Bridge work east of Hadar

WHILE THE Madison County commissioners provided an update on repairs to the Old Hadar Road at their meeting Tuesday, work also is underway on the bridge east of Hadar that collapsed as a result of the historic flooding in March. This aerial photo shows the status of the bridge as work began earlier this week.

MADISON — The suggested speed limit and truck ban on Old Hadar Road became official Tuesday.

The Madison County board of commissioners voted to lower the speed limit on the county’s 2-mile portion of the asphalt road to 40 miles per hour and prohibit trucks from using it.

It doesn’t appear that Pierce County will be prohibiting truck traffic on its mile portion, especially for those associated with farm operations.

Madison County Sheriff Todd Volk said Madison County would encourage trucks engaged in farming to use gravel roads as much as possible instead of Old Hadar Road.

The sheriff and commissioners said truck traffic on the road must be kept to a minimum or the county will be back in the same situation it was previously with the road being destroyed. If that occurs, the county will have no choice but to close it, they said.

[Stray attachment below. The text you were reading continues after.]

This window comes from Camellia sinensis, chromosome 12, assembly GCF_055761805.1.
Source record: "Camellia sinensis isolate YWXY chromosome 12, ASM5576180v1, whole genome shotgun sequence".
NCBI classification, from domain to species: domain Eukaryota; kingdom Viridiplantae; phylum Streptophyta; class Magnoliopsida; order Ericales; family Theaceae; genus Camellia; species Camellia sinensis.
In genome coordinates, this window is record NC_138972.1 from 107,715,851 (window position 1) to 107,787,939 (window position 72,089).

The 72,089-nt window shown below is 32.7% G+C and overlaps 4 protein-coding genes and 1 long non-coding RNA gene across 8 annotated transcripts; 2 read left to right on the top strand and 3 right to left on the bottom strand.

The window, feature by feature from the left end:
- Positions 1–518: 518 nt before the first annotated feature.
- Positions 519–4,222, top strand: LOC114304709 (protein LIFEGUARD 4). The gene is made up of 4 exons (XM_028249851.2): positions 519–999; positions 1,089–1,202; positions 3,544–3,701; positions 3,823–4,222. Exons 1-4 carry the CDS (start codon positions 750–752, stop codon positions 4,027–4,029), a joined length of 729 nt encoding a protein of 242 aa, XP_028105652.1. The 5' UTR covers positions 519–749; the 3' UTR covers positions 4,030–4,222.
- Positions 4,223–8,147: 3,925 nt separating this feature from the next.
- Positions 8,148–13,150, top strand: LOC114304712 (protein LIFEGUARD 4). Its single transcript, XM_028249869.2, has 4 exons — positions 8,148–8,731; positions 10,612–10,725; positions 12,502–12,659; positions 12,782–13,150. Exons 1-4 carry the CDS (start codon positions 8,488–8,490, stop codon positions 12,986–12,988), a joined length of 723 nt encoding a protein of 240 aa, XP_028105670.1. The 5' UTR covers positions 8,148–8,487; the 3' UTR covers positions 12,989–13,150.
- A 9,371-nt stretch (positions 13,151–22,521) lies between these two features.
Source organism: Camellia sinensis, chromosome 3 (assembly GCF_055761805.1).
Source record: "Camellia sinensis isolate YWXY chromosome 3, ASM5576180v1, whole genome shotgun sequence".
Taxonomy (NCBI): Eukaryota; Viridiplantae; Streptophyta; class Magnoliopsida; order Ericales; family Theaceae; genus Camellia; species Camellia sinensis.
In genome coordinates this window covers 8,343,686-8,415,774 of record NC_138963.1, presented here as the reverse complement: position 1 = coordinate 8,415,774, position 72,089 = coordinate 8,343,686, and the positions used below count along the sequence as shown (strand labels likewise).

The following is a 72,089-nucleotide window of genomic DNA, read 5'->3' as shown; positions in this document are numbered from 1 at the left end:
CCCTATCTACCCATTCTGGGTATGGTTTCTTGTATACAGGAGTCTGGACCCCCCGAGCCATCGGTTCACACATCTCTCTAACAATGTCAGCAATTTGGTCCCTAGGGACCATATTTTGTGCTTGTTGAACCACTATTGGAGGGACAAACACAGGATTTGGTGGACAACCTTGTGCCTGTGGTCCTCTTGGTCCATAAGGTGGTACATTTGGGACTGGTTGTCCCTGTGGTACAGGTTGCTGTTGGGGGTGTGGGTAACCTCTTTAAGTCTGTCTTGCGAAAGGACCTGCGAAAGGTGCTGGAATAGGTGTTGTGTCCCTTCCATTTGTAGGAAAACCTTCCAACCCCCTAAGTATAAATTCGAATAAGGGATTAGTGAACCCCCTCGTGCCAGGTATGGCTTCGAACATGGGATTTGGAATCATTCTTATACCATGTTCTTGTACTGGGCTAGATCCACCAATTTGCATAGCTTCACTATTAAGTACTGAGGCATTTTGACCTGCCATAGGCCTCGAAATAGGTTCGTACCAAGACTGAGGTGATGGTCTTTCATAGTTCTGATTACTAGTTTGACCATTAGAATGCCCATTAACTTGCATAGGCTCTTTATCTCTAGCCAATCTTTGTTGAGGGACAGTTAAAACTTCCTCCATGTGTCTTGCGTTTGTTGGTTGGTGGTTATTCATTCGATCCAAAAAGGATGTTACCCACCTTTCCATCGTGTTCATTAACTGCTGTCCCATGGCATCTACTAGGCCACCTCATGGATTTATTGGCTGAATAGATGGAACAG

Volk said he and his deputies would patrol the road and he has spoken to the Nebraska State Patrol, which also has its Norfolk headquarters in the area and will assist.

“We just need to keep it (traffic) slowed down for safety reasons,” Volk said.

Commissioner Ron Schmidt said he also would like to see traffic stay right of center on the road. Schmidt said he is getting complaints that traffic swerves over the center to avoid potholes, then nearly hits oncoming traffic from the other direction. There have been some close calls, he said.

Dick Johnson, Madison County road superintendent, said the county could consider putting up signs and then lowering the speed limit to 20 mph near the bumps in the road.

Plans are to reconstruct Old Hadar Road, but it won’t happen this summer as originally planned. The work will need to include rebuilding the base down more than 5 feet, so it will occur next year.

“There’s just nothing but muck underneath,” Johnson said.

When it is permanently repaired, the base will have to be widened as well so the road can have shoulders, which should help with drainage.

IN OTHER PARTS of Madison County, the flow and water levels in the Elkhorn River and other creeks are damaging some bridges.

Schmidt announced that the county has been watching Coolidge Bridge southeast of Norfolk since Saturday because water is damaging an approach.

Another bridge on the Stanton and Madison County line has been closed because water is whirlpooling around it and eating away the approach.

In other news

Fork Fest, which was started four years ago by the Norfolk Arts Center, featured an array of food vendors in the ever-popular food truck rumble in Johnson Park on Friday evening. Festival participants could buy a rumble pass to allow them to experience the food being offered.